You may not be surprised to hear that back in 2009, Kanye West criticized Twitter for allowing impersonator accounts of the superstar. However, West wasn’t the celebrity who ultimately sued the company and caused the social media platform to begin using the blue check mark verification system. Instead, the unlikely celebrity who sued Twitter was a previous MLB manager.
Tony La Russa, former St. Louis Cardinals manager, was the first person to sue Twitter over imposter accounts. At the time, a Twitter parody account existed that used La Russa’s name. The account made fun of drinking and driving, as well as St. Louis Cardinals who had died. In the lawsuit, La Russa claimed that the tweets were “derogatory and demeaning” and that the feed damaged his trademark rights.
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“There is a law against improperly using a person’s name without authorization, and it wasn’t authorized,” La Russa said. “You can’t sue everybody for criticizing you. But it seemed like that was the perception, that I or we were upset with the criticism. No, it was improper use of the name.”
In the end, La Russa and Twitter reached a settlement. The parody account that had only four followers was deleted. Twitter ended up paying the former manager’s legal fees and making a donation to his animal rescue nonprofit. Although La Russa was criticized heavily for taking on the social media giant, it did result in the blue checkmark verification system that we all now recognize.
Should You Be Charged To Be Twitter Verified?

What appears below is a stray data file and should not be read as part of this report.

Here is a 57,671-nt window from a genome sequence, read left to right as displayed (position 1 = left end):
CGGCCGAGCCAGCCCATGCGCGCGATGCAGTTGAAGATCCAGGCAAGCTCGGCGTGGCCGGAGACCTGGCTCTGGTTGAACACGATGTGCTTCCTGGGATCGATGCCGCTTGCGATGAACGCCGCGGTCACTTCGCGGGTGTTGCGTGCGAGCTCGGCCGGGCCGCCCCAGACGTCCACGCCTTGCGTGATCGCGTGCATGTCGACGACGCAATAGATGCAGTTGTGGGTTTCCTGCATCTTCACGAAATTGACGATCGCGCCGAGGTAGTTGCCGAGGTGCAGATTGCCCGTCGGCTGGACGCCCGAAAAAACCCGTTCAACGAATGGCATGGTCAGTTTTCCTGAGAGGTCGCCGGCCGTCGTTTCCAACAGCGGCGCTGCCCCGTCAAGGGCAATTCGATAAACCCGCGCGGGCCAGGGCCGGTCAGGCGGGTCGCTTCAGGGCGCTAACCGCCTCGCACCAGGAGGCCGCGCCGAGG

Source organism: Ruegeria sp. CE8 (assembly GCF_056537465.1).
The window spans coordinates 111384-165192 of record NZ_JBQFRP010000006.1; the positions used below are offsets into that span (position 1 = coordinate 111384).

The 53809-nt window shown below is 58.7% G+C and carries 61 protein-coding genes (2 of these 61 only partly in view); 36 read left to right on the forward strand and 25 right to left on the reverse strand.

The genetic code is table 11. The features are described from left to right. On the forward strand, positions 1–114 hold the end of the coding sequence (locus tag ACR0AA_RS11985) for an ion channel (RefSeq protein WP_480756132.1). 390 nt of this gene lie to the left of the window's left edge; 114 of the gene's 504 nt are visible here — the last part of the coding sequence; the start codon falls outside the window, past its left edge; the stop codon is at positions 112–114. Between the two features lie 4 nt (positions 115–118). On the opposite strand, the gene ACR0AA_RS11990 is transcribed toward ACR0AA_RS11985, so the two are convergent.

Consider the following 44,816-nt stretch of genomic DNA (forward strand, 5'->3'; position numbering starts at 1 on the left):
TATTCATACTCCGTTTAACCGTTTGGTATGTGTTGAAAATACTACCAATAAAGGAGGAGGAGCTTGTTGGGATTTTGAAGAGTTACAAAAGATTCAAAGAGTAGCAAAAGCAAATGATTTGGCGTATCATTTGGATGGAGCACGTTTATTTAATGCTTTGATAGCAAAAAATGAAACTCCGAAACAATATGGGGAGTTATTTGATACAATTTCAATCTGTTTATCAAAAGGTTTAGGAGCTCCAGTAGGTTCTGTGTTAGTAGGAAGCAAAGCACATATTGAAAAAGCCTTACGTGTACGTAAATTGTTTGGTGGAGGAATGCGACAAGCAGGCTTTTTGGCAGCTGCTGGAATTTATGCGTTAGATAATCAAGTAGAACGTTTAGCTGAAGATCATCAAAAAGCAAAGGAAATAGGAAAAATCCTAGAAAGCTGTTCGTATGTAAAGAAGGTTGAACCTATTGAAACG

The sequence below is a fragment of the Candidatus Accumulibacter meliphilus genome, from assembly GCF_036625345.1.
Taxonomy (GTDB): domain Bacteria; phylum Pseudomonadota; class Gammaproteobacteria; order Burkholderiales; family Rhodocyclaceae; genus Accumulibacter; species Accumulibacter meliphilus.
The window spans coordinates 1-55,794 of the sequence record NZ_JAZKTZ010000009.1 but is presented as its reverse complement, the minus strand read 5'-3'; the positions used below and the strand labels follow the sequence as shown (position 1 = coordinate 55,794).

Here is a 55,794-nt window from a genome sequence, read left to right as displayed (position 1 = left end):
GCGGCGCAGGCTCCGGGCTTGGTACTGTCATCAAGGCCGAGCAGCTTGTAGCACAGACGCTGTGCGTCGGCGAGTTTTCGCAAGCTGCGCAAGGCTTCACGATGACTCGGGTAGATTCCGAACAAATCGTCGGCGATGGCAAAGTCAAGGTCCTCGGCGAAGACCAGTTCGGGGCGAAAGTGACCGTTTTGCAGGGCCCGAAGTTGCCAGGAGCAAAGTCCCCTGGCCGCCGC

It’s difficult to remember a world when the verification system on Twitter didn’t exist. So why are we talking about a blue check mark that’s been around for more than 13 years? Because Elon Musk has decided that people should be charged to have a blue check mark by their name.
That’s right. For a monthly fee of $8, you too can have the blue checkmark by your name. It’s part of Twitter Blue, a monthly subscription that “offers exclusive access to premium features that let you customize your Twitter experience,” according to Twitter’s website.
It appears to be just one of many changes Musk is making now that he’s Chief Executive of Twitter. The billionaire acquired the social media platform for $44 billion and has only been running the company for a few days. Since that time, he’s already received pushback from multiple advertisers and celebrities, including Stephen King.
Will Twitter become a site that no longer calls for proof but a nominal fee to claim you are who you say you are? Only time will tell if people will be willing to dish out $8 a month for a blue check mark.
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